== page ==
Demetrius Pinder

Track athlete’s 2012 Olympic gold medal reported stolen from his car

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A 2012 Olympic gold medal won by Bahamian 400-meter runner Demetrius Pinder was reported stolen Wednesday, Bradenton, Fla., police confirmed.

Pinder’s gold from the 4×400 relay was stolen from “the center console” inside his car in Bradenton, first reported by the Bradenton Herald.

“I always carry my medal around with me,” Pinder said in a phone interview Thursday afternoon. “(Tuesday) night, I left it inside of my truck. Woke up the next morning, and it was gone.”

Pinder said there was no sign of forced entry into a Dodge Ram that Pinder said he always locks.

“People have needles, new technology to get inside of cars without breaking in,” he said.

Pinder said he’s looking into requesting a replacement medal, but “it will never be the original.”

Pinder was emotional talking about what the medal meant to him, mentioning his sister who died of a heart attack shortly before the London Olympics.

“It was really me doing it for my sister,” he said of winning gold with the Bahamas, the first nation to beat the U.S. in the 4×400 Olympic final in 60 yaers. “Most of that medal is emotions, you know.”

The medal was valued at $42,000, according to the Bradenton Herald report.

“I’m heartbroken,” he said. “I’d do anything to get that medal back. The person doesn’t have to show their face.”

Olympic torch missing after common mistake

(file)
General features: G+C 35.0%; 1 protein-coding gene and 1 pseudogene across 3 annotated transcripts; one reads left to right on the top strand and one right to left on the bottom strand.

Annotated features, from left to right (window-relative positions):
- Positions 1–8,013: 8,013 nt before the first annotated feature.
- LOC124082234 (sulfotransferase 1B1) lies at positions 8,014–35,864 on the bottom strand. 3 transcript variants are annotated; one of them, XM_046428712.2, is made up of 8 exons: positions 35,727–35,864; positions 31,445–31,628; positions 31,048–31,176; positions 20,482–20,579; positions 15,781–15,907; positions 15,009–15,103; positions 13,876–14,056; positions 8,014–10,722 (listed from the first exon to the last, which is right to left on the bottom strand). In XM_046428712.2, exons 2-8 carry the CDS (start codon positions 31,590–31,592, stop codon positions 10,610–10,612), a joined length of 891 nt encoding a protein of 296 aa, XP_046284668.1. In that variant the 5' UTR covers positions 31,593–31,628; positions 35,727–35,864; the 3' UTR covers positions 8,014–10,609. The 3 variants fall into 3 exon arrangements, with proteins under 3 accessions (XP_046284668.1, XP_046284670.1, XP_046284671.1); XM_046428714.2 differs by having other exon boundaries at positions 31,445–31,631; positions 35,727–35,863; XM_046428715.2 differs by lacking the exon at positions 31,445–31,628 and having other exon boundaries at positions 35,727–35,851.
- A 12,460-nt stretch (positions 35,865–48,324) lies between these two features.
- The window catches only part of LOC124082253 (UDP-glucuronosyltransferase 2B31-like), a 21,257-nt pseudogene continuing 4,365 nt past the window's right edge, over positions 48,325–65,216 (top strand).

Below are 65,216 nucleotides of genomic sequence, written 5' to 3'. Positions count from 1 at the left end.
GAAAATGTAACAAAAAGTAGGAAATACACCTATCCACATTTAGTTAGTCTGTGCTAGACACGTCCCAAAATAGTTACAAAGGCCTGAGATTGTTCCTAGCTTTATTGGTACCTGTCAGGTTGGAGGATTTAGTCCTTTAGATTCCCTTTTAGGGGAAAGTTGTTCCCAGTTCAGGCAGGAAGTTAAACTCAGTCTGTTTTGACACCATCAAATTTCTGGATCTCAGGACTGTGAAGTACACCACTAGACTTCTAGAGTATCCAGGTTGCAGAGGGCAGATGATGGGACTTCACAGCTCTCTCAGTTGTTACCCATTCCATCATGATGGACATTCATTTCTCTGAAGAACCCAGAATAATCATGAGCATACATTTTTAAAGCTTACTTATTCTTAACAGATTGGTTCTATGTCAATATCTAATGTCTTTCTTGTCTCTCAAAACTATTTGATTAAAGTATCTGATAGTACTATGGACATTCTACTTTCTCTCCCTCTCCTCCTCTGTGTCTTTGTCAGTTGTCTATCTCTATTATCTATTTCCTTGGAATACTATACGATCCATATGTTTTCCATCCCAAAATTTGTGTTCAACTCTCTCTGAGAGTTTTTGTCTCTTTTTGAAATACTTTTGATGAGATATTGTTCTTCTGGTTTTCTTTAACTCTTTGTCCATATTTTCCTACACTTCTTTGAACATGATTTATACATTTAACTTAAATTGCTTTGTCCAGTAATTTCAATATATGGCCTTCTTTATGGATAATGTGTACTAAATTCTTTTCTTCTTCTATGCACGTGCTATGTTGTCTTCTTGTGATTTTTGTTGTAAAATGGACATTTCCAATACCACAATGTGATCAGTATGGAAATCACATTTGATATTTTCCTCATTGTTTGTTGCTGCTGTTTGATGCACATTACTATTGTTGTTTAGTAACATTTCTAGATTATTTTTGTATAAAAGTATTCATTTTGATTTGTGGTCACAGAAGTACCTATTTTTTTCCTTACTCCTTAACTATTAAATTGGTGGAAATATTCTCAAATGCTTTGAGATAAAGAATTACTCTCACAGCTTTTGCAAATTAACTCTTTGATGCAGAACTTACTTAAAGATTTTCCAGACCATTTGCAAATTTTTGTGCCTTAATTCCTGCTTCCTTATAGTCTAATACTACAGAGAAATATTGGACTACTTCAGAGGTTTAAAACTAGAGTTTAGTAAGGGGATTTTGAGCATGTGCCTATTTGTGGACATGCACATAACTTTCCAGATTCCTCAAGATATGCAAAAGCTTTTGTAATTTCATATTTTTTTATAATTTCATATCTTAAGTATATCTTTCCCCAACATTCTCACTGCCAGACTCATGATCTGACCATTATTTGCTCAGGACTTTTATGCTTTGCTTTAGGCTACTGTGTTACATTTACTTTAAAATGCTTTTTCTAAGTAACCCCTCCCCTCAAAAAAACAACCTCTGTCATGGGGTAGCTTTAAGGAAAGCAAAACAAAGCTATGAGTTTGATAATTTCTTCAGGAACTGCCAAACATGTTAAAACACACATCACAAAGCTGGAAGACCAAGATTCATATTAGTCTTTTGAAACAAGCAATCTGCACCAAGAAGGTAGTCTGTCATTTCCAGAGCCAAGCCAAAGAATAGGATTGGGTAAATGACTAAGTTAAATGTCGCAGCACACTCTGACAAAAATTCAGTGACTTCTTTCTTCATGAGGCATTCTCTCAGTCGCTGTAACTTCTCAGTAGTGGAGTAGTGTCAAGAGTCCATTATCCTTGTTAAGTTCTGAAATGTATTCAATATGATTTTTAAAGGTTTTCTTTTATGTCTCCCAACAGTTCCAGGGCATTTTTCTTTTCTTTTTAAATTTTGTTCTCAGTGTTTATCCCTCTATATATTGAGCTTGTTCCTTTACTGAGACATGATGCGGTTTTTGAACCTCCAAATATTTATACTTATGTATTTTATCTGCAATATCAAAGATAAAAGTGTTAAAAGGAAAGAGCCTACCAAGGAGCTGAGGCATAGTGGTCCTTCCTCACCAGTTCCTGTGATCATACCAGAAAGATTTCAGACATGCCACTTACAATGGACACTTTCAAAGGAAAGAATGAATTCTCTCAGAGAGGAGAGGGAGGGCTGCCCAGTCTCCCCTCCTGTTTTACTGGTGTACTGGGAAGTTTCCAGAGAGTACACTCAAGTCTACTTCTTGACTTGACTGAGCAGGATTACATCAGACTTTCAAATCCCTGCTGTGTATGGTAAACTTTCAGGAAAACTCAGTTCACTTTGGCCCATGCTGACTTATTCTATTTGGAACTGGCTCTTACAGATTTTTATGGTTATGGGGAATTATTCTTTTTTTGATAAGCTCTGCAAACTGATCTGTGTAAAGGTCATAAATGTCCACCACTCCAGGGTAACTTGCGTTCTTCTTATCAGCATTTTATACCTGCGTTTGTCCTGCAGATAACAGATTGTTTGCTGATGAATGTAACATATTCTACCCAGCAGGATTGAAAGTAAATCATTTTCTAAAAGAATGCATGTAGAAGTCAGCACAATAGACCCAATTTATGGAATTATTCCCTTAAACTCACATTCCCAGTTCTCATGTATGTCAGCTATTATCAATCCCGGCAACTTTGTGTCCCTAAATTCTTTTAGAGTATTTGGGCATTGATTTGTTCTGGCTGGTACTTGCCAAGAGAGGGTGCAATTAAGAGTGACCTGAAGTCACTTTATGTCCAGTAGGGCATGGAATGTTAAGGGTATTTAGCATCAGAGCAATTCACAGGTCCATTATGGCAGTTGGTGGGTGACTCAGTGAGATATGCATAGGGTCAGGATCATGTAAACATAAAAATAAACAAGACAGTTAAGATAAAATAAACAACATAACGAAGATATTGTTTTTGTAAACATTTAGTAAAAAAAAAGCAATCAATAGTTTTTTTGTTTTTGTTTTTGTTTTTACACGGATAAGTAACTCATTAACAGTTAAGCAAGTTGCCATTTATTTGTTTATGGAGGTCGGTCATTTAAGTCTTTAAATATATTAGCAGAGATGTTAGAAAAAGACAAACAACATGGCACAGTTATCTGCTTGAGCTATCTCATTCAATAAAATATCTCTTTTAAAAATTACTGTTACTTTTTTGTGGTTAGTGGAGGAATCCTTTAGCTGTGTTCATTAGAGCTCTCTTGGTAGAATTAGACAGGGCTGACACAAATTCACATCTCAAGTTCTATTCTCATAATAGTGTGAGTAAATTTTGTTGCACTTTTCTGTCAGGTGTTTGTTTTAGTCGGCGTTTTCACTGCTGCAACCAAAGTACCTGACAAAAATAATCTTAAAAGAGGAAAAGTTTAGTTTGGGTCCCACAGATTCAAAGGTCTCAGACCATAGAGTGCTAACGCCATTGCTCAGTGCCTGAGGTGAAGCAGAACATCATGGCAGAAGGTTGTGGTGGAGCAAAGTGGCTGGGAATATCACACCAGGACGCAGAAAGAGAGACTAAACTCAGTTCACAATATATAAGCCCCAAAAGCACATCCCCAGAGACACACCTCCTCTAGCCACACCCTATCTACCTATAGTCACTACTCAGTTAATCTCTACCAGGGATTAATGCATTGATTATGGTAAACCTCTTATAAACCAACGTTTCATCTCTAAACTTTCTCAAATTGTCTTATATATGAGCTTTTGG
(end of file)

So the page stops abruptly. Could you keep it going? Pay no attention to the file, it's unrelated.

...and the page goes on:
American Krupp, Canadian Macek fully committed to Germany

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GANGNEUNG, South Korea (AP) — Bjorn Krupp’s journey started at the Duluth IceForum in suburban Atlanta.

Brooks Macek piled up the points in Bantam hockey in Winnipeg, Manitoba, for the Notre Dame Hounds.

Men’s Gold Medal Final: OAR vs. CZE, Stream LIVE HERE 11:10p.m. EST / 8:10p.m. PST

Now they’re in the Olympic gold-medal game for Germany, having advanced further than the teams from their home countries. The U.S.-born Krupp and Canadian-born Macek have German fathers and now call Germany home with no apologies for beating or scoring against the countries of their birth.

When Macek scored a go-ahead power-play goal in what turned out to be a remarkable upset semifinal win against Canada, he pumped his fist and never felt conflicted about beating a team with the Maple Leafs on its jerseys.

Click here to read the rest of the story and watch highlights from the men’s hockey competition

Continuity carries Germany, Russians into Olympic final

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GANGNEUNG, South Korea (AP) — They forged bonds from Riga to Cologne and in Moscow and St. Petersburg.

It’s all led Germany and the Russians to a David versus Goliath Olympic gold-medal game Sunday. Even though the Russians were favorites all along and expected to win gold in a tournament without NHL stars and Germany was a longshot to even reach the semifinals after not qualifying in Sochi, these two teams are more similar than they are different.

NBCOlympics.com: OAR to face surprising Germany in final

Their familiarity and continuity is the biggest reason they’re facing off in the final.

Germany’s core group has been together through the Olympic qualification tournament and world championships and has played the same system for the past three years under coach Marco Sturm. The Russians’ 25-man roster is made up of 15 players from SKA St. Petersburg and eight from CSKA Moscow, the two best teams in the Kontinental Hockey League.

“That’s a big key to our success,” Germany defenseman Christian Ehrhoff said Saturday. “We were very familiar with each other. … (The Russians also) should be really familiar because almost everybody plays on the same teams in Russia.”

Read the full story here